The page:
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The subtle nuances of a contract

A contract is basically an exchange of promises. One party (them) wanting something you have (flying or engineering skill, or equipment), and the other party (you) wanting something they have (perhaps money).


October 20, 2009
By Neil J. MacDonald

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A contract is basically an exchange of promises. One party (them) wanting something you have (flying or engineering skill, or equipment), and the other party (you) wanting something they have (perhaps money).
 
Basic, simple. What could go wrong with that? Well, if both parties are happy in the end, nothing, and you can stop reading now. However, if there is something that one party thinks they deserve, and did not get, or if the other party feels they either gave it or do not need to, things can get sticky.
 
You may ask, at what point does an exchange of promises constitute a contract. Once agreed to, can a contract be altered to include other things? Does that alteration create a new contract, or simply amend the old one? What happens if one party does what they promise, but the other party does not? Is the contract voided or breached? These are some tricky points I will touch on in this article.

How can you protect yourself? Well, one way is to have a clear contract, or at least as clear as possible. It is important to understand that a contract does not need to be drafted by a lawyer. It does not even need to be written down to be effective and enforceable at law. It is much easier, of course, to enforce something written down clearly, than it is to win a “he said/she said” argument, but except in certain situations (land transactions for example) contracts can simply be a verbal agreement.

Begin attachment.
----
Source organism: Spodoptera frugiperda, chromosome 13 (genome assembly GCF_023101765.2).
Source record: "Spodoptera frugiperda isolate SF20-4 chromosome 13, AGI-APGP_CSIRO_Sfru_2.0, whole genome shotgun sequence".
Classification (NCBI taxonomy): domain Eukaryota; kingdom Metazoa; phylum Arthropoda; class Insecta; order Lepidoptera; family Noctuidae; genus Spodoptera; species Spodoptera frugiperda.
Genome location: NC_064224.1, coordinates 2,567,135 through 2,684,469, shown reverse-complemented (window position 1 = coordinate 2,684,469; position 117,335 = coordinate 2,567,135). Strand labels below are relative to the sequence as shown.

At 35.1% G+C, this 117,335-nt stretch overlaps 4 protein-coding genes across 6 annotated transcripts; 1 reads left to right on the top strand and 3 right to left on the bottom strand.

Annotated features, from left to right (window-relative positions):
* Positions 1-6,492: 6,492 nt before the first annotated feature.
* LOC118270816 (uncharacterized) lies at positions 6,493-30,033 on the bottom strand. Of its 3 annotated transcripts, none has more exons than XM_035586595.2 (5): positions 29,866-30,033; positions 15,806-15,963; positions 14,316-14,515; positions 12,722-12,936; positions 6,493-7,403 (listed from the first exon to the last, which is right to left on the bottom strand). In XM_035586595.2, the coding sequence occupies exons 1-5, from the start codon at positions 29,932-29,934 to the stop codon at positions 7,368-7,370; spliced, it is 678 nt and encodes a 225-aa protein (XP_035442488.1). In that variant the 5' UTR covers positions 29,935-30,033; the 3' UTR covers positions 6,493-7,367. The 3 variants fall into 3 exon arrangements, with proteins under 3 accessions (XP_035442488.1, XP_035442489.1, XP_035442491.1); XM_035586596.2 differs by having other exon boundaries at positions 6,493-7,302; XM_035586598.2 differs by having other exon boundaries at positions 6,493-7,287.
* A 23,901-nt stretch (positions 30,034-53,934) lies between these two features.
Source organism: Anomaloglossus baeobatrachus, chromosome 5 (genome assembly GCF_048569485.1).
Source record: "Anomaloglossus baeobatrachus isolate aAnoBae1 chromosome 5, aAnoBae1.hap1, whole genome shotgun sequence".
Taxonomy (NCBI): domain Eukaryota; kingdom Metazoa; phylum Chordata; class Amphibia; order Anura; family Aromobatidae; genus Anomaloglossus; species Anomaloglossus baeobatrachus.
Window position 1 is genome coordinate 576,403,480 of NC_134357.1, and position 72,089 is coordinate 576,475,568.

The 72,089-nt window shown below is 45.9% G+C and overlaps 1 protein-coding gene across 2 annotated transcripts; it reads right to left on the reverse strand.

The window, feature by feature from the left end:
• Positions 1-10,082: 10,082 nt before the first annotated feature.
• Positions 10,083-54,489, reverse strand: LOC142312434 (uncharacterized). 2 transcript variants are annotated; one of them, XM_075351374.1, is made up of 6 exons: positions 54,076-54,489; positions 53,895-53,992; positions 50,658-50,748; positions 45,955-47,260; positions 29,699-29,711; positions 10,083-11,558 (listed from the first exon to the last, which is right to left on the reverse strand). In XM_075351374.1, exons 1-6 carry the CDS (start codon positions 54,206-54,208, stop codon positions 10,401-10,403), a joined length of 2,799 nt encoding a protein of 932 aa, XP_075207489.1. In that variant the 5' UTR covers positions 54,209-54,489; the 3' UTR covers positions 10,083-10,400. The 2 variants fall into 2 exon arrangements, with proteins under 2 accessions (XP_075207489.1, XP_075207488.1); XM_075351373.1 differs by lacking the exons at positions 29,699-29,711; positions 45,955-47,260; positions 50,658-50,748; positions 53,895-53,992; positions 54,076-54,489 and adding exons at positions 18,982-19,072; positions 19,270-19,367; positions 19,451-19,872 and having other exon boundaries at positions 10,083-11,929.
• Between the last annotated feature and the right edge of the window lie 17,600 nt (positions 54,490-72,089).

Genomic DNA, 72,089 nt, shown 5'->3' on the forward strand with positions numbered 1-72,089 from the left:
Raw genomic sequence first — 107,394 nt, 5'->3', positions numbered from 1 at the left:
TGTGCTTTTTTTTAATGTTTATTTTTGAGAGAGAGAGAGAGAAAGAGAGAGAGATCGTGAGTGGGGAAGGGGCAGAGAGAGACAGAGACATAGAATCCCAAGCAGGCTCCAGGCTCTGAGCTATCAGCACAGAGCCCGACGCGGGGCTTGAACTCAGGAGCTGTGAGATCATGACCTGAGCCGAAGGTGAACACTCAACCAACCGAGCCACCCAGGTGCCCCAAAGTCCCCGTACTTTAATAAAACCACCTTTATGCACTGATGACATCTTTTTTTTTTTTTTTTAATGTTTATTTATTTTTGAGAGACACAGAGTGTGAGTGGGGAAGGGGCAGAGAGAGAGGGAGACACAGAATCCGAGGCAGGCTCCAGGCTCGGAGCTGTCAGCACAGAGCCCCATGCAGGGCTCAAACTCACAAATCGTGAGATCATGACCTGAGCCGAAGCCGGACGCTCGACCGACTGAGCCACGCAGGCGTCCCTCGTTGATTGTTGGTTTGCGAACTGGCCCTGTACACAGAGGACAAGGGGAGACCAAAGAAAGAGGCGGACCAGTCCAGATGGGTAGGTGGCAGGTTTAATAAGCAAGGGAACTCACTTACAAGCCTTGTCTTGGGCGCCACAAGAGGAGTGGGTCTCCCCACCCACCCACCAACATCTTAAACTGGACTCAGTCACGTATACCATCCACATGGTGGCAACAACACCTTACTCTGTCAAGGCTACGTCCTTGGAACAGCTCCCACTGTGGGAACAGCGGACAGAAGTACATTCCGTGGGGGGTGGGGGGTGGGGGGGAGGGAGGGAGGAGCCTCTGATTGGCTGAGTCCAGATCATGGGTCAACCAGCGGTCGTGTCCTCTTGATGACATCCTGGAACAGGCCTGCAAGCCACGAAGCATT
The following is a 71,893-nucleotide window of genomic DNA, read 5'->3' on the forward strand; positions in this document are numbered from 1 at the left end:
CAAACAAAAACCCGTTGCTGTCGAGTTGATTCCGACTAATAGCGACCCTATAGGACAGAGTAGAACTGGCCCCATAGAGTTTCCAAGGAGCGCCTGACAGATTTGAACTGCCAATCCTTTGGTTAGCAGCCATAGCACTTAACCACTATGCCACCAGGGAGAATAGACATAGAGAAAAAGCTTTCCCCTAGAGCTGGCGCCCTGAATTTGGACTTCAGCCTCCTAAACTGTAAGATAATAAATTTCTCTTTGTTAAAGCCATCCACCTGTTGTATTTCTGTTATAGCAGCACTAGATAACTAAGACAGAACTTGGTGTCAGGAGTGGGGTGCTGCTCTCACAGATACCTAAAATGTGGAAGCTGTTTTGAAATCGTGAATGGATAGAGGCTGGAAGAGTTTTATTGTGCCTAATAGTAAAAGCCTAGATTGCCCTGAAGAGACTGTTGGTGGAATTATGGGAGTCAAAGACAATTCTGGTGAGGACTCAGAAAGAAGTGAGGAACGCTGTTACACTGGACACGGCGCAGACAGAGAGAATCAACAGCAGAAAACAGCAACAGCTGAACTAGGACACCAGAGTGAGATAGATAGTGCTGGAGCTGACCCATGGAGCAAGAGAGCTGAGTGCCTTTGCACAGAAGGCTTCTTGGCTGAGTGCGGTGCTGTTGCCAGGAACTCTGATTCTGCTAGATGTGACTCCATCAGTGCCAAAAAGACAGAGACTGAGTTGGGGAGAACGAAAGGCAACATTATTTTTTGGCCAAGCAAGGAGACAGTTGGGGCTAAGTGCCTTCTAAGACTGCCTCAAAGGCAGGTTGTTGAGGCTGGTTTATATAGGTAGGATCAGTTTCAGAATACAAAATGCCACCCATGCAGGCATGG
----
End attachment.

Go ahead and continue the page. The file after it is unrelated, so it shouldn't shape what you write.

A contract should be simple. It should say someone will do something at a certain time in a certain way for a certain amount of money, and that the money will be paid at a certain time in a certain way. A contract should also state what will happen if any of the “certain things” do not occur.
 
A contract is not a guarantee that something will happen, but more an accounting of what has been agreed to, and what will happen (usually financially) if things are not properly carried out. We want to know, as best we can, the extent of the damages that would occur should those things we contracted for not work out.

A contract is formed once a meeting of the minds, with respect to the essential terms of the contract, has occurred and been agreed to by both parties. As long as the contract is not completely one-sided, or unfair, (“I’ll sell you my aircraft for a dollar”) it should be treated seriously by a court. There are subtle nuances that can change a contract into a bare promise, a term of art which means, “Hey, I was just kidding, I’m not going to do that!” These bare promises will not withstand the scrutiny of a judge, and the subtle nuances are in place (I imagine) to ensure lawyers go the full three years of law school instead of playing golf their last semester!
 
Once the meeting of the minds has occurred, and providing the agreement is not about engaging in criminal acts, you essentially have an enforceable contract. Does this mean you are not able to alter the contract once formed? The short answer is – it depends. If both parties agree with the change, then you can alter the language of the original contract and those changes stand. If both parties are not in agreement, then it is trickier. You may have to negotiate a separate contract with all the above requirements, or fight it out in court, or forget about it and try to do better next time.

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If one party does what they are supposed to, and the other party does not, you have a different problem on your hands. Time is usually an essential term in a contract. If you pay someone to deliver an aircraft to you on a specific date, and they deliver it a week later, the contract may be voidable, and you get your money back, or in breach and you can sue for damages. More nuance due to golfing?
 
Simple contracts should be straightforward and may be done over coffee and a handshake. Complex contracts may require professional help, and it may be a good idea to have a lawyer review them. (For more on the hidden dangers of contracts, see my column called “Legal Contracts – The Hidden Dangers” in the October/November/December 2008 issue of Helicopters.)

Questions? Please leave me a message – I am out trying to improve my 30+ handicap!

Neil MacDonald is a lawyer with Harper Grey LLP, practising in Aviation Law. He holds an ATPL-H, and flies as an Air Ambulance Captain on helicopters in B.C. nmacdonald@harpergrey.com.
This is not a legal opinion. Readers should not act on the basis of this article without first consulting a lawyer for analysis and advice on a specific matter.


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